Life at Home

18 Wedding Traditions I’m Skipping

In case you missed it, I’m engaged! Colin and I got engaged in October 2020 and we’re starting our wedding planning. I’ve always wanted a small wedding or elopement, so it’s probably not a surprise to anyone who knows me that I’m skipping a lot of wedding traditions.

Below I’m sharing 18 wedding traditions or wedding “must-haves” that we are skipping. If you’re also planning a wedding, or thinking about one for the future, I hope this gives you the permission you need to plan your wedding. There are no wedding planning rules and there’s no wrong way to have a wedding. The day should be about you and your partner and what’s important to the two of you – not what Emily Post or your mom wants you to do.

PS: I know this is a bit of a departure from my usual topics (travel and books) but I thought it’d be fun to include a little wedding planning on the blog too, since that’s what I’m up to. Plus, you know I’m mostly in this wedding for the eventual honeymoon (when we can travel again!), so really, this is travel-related! 

18 wedding traditions I’m skipping

All right, before I start slicing apart the typical and traditional wedding you know and love, remember that these are choices my partner and I have made for our wedding. This is by no means me telling you what to do with your wedding – beyond telling you to do what you want.

I have been to many weddings that had these traditions and really enjoyed them, so this isn’t me judging you and your choices. If you had/have all of these things and more at your wedding, that’s awesome. It’s just not awesome for us.

No wedding planner

As mentioned above, Colin and I are planning a small wedding (like 20 guests small) and it will be a relatively casual affair. Because of that, I don’t see the need for a wedding planner. Working in the wedding industry (I create content for some wedding vendors), I absolutely understand the value of a wedding planner so I’m sure if we did hire one, it would be great. But I can’t justify the cost and my mom is helping so much a planner would have nothing to do!

No big guest list (or big price tag)

The average Canadian wedding costs $30,000 and invites 150 guests. I’m looking to do about 10% of both of those numbers for our wedding. For us, the cost isn’t worth it. It’s one day and we’d rather put that money towards a honeymoon, our future family, retirement savings and maybe even buying a house again one day.

As for the guest list, while I’d love to celebrate our marriage with everyone in our lives, it’s just not practical. A larger guest list means a larger budget, and we’re not comfortable allocating that much money to a one-day celebration. It also changes the vibe of the wedding. Colin and I want to have conversations with our guests and spend time with them, which is much easier with a smaller group.

No pre-wedding parties

We are not having an engagement party, a wedding shower, a bachelor or bachelorette party or a rehearsal dinner. We’re not doing any pre-wedding parties. Is it because we are old and hate fun? Partially. But besides the fact that parties would mean I’d have to put on a bra and change out of leggings, they’re also a lot of work and a lot of money. We don’t want to ask friends and family to plan something for us and we don’t feel like we need any of those parties.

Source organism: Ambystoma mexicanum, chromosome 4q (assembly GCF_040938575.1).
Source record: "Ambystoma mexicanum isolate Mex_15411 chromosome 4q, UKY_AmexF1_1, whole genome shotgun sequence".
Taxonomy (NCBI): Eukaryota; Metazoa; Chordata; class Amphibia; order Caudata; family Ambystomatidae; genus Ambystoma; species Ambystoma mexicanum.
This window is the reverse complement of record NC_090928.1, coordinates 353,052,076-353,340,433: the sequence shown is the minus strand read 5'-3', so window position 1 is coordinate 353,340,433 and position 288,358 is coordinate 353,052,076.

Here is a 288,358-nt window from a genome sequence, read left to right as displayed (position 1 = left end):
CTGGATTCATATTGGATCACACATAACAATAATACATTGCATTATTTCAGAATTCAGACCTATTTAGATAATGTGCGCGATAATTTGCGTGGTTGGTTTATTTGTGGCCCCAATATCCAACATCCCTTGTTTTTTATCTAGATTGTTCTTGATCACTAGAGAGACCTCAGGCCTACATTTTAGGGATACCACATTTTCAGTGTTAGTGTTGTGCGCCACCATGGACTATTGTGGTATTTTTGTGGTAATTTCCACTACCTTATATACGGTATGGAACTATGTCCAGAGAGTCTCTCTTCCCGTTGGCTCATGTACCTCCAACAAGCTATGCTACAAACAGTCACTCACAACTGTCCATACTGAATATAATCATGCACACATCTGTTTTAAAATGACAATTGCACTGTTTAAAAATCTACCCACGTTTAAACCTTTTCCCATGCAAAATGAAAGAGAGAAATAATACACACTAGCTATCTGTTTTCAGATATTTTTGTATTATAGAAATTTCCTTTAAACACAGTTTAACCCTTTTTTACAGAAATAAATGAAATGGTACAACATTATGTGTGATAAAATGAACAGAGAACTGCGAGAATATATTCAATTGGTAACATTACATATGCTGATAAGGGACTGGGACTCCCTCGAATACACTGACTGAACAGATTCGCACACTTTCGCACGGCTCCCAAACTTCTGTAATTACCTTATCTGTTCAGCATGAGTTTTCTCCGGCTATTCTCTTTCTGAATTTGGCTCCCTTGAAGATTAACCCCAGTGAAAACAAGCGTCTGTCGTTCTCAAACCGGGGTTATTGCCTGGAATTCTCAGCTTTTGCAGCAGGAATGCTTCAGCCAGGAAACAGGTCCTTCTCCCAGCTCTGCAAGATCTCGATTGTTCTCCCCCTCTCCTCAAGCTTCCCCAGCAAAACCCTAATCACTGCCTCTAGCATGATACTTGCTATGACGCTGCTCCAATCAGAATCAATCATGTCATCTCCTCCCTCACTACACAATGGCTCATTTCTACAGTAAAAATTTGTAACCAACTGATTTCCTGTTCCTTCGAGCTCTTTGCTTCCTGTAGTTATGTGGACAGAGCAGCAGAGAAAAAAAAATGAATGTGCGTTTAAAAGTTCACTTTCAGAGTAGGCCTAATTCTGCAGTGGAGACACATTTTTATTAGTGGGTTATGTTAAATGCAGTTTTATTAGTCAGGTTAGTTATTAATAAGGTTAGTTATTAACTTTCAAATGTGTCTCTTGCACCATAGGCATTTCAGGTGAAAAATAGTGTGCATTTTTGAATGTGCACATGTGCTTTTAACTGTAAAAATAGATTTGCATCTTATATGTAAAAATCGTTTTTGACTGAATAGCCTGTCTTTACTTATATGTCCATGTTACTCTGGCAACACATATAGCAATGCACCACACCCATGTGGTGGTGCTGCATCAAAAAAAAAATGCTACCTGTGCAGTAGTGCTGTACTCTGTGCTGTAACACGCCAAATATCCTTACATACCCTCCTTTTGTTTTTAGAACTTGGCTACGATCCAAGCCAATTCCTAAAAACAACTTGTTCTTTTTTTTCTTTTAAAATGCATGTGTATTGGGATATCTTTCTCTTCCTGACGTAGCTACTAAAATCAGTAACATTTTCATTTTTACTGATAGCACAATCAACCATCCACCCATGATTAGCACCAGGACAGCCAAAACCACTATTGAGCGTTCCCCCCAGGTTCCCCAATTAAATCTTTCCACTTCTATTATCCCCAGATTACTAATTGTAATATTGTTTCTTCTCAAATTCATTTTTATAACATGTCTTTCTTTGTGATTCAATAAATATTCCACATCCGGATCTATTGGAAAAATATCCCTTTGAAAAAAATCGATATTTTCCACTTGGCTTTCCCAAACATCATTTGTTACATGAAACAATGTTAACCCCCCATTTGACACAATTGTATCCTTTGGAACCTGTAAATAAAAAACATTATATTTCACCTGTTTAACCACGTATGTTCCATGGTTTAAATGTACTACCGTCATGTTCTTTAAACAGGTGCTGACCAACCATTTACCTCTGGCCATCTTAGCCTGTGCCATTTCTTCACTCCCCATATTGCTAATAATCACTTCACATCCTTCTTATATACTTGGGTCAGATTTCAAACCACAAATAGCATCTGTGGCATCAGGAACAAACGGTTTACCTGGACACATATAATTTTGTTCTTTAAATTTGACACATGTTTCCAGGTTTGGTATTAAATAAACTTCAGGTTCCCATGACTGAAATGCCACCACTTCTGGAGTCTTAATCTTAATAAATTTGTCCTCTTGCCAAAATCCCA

A lot of those pre-wedding parties just aren’t practical in covid times. This clearly isn’t the time for large functions, especially when half our guest list lives on the other side of the country. Plus, these parties aren’t really my style. A few drinks with friends the week of my wedding? Sure! Sitting around in a circle while I open presents at a shower or downing shots at a pool party in Vegas for my bachelorette? Hard pass.

No registry

As much as I’d love to run around a Bed, Bath and Beyond with one of those price guns (or the covid equivalent: sit at home and add things to my Amazon wish list), we’re probably going to skip the registry. Like many modern couples, Colin and I have lived together for years and currently reside in a cozy one-bedroom apartment. We don’t need anything and we don’t have space for anything.

wedding table

Not spending the night before apart

Cue the gasps of shock and horror. Yes, it’s true: My future husband and I plan to spend the night before our wedding…together! Just like we’ve spent almost every night since we moved in together in 2017. We’ll wake up together, walk our dog, eat breakfast, do some wedding prep and probably even get dressed in the same room. When my mom asked if Colin was going to see my dress before the wedding I answered, “Probably. He’ll have to zip me up!”

I love the idea of spending my wedding day – my entire wedding day – with the person I’m going to marry. I enjoy waking up next to him so why wouldn’t I want to do that on this very special day?

No limo

We’ll be walking to our venue!

No wedding party

That’s right, we will not be having a wedding party (also known as a bridal party, but I prefer the less gendered term). There will be no bridesmaids, groomsmen, wedding attendants or people of honour standing up with us at our wedding.

I could go on for a while about this but it pretty much boils down to us just not needing anyone else up there. It’s Colin and me getting married and, as much as we hate being the centre of attention, we’d like the focus to be on us. I love my family and friends dearly, but don’t need them two feet behind me as I say my vows.

I also wanted to avoid all of the hassle that comes with wedding parties. I don’t want to “propose” to my “bride tribe” (I hate that term!) or have to rank my friends by giving someone the maid of honour title. I don’t want to force my friends into expensive matching dresses they’ll never wear again. I don’t want to coordinate fittings or parties or speeches on a Whatsapp group no one ever responds to.